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Thread: Augmented and diminished

  1. #1
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    Augmented and diminished

    If I augment or diminish an interval, aren't I actually changing from my original scale to a new scale? Aren't I tonicizing or modulating whenever I use a spelling that includes notes not in my original scale?

  2. #2
    Registered User Malcolm's Avatar
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    Check this out.
    http://www.smithfowler.org/music/Chord_Formulas.htm
    Augmenting or diminishing normally speaks to what happens to the 5th of a chord.
    Augmenting a chord is sharping or raising the 5 interval of that chord.
    Diminishing a chord is flatting or lowering the 5th interval of that chord.
    Yes the chord spelling has been changed and to identify what has been done to the chord it now takes on the name Augmented or Diminished.

    Now take this to a scale.
    Major scale = 1, 2, 3, 4, 5, 6, 7
    If you change any of those notes you change the scale to something else, as you change the structure of that scale, i.e. the WWHWWWH has been changed. For example if you flat the 3, 6 and 7 you changed that scale from a major scale to the natural minor scale which has a structure of WHWWHWW. What I'm trying to say we did not diminish or augment the scale we changed it's structure, thus changed it's name entirely.

    If you took the major scale and sharped the 4th interval you changed it to the Lydian mode of the major scale. Which has changed it's structure to WWWHWWH and that structure is now refered to as the Lydian mode of "X". The word augmented would not be used to explain what was done. Of course IMHO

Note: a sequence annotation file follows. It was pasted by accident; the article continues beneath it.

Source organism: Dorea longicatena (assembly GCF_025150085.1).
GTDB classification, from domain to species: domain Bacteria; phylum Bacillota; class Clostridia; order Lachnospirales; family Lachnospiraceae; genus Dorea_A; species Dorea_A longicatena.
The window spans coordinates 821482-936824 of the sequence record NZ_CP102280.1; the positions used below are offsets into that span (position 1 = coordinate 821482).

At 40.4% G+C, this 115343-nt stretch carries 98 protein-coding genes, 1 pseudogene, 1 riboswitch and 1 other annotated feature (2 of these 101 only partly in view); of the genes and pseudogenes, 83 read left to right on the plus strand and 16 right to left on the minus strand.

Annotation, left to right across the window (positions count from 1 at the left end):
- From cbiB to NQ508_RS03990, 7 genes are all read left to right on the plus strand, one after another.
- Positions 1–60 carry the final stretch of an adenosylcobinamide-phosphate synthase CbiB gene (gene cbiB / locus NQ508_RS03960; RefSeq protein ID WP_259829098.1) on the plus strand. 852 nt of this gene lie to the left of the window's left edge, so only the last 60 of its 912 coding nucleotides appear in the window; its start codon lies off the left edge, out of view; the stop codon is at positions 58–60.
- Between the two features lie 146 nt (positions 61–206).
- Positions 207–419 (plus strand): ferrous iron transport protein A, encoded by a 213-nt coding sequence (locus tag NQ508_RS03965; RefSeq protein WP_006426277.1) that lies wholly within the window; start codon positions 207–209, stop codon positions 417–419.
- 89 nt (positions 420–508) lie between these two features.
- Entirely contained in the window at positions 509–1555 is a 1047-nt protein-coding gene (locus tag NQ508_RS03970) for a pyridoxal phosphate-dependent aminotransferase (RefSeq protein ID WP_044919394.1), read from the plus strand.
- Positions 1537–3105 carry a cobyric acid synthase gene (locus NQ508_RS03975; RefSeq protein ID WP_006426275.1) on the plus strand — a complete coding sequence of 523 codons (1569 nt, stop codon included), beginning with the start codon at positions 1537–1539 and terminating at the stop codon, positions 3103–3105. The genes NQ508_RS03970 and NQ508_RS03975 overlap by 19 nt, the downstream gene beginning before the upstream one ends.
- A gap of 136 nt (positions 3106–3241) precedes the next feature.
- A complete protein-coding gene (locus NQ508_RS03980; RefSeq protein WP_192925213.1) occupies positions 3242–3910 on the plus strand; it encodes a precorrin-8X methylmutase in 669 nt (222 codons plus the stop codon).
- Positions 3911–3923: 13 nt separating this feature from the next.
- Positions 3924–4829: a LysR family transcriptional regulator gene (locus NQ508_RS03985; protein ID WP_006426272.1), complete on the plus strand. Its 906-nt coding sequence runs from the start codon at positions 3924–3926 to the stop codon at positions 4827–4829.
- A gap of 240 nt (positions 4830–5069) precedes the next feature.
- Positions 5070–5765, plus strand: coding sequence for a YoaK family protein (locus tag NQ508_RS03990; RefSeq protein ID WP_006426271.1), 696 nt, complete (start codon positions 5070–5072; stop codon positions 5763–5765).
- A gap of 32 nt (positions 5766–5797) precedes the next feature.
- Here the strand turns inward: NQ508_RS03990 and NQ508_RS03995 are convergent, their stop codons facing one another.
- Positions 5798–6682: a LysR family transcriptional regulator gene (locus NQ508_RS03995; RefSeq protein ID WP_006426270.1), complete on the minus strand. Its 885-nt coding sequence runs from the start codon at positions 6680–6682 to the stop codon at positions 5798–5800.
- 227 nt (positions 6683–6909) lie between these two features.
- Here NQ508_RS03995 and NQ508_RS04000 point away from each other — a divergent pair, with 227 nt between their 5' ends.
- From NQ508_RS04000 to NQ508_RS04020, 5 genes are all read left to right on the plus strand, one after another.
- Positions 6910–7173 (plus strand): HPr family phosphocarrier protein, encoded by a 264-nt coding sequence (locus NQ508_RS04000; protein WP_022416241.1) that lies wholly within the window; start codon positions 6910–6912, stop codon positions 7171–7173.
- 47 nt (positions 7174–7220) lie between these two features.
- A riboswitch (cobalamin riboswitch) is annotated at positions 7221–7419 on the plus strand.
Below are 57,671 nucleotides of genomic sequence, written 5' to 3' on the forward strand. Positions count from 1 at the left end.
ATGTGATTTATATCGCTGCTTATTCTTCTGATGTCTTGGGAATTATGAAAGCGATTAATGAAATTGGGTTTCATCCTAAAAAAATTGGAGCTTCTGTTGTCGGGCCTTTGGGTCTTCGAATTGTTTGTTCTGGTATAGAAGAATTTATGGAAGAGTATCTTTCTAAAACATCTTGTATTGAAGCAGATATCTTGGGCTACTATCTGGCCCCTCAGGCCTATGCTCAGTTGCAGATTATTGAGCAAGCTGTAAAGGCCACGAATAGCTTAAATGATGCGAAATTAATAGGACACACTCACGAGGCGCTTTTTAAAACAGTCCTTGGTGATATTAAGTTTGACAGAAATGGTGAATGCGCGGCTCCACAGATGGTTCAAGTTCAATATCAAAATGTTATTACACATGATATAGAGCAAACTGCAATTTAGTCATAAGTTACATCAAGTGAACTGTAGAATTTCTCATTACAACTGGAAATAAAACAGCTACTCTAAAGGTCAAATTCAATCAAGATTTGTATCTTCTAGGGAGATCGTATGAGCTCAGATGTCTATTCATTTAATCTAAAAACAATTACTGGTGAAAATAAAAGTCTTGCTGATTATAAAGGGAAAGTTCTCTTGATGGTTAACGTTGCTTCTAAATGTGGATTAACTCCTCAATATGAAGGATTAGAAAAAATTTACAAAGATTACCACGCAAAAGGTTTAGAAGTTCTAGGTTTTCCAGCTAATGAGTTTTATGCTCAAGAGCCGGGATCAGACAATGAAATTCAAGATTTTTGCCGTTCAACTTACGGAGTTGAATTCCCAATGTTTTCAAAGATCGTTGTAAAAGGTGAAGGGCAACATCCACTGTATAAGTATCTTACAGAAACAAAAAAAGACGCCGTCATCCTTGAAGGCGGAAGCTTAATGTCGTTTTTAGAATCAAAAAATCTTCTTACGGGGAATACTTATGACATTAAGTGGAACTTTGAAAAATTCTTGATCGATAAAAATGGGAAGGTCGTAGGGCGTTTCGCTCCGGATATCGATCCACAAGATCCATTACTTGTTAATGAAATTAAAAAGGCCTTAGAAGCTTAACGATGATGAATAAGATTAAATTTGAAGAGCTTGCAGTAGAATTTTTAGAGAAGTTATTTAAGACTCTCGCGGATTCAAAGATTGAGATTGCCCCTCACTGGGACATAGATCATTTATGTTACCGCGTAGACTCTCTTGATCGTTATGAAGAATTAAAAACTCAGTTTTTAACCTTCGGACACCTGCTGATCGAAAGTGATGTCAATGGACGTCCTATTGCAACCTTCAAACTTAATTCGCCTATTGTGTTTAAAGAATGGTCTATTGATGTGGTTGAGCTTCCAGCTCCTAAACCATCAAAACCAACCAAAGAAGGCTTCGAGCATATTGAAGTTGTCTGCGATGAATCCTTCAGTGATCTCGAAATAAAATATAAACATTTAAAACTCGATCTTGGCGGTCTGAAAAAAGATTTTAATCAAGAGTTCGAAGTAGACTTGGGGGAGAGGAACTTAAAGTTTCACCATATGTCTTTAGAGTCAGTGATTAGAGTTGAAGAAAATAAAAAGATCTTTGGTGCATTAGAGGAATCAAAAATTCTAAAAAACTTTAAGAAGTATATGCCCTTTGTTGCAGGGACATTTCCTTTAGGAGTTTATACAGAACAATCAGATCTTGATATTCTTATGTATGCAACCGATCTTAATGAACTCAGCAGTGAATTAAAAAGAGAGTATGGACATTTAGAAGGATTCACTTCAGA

I don't think of it being augmenting or diminishing when speaking of scales. Perhaps it is, I just do not relate to it that way or use those words along with scales.
    Last edited by Malcolm; 03-13-2011 at 11:02 PM.

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    I think this is where I'm getting hung up. You said, "If you change any of those notes you change the scale to something else." So, why use terms like augmented or diminished? If adding a semi-tone makes the interval that used to be minor in the original scale, now makes the interval major (like in another scale), why call it augmented?

    For example, if I raise the 7th degree of the minor scale, the new interval becomes major (as in a harmonic minor scale). So why not say I'm majoring the interval instead of augmenting it?

  4. #4
    bitter old fool Jed's Avatar
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    Quote Originally Posted by TJM View Post
    If I augment or diminish an interval, aren't I actually changing from my original scale to a new scale? Aren't I tonicizing or modulating whenever I use a spelling that includes notes not in my original scale?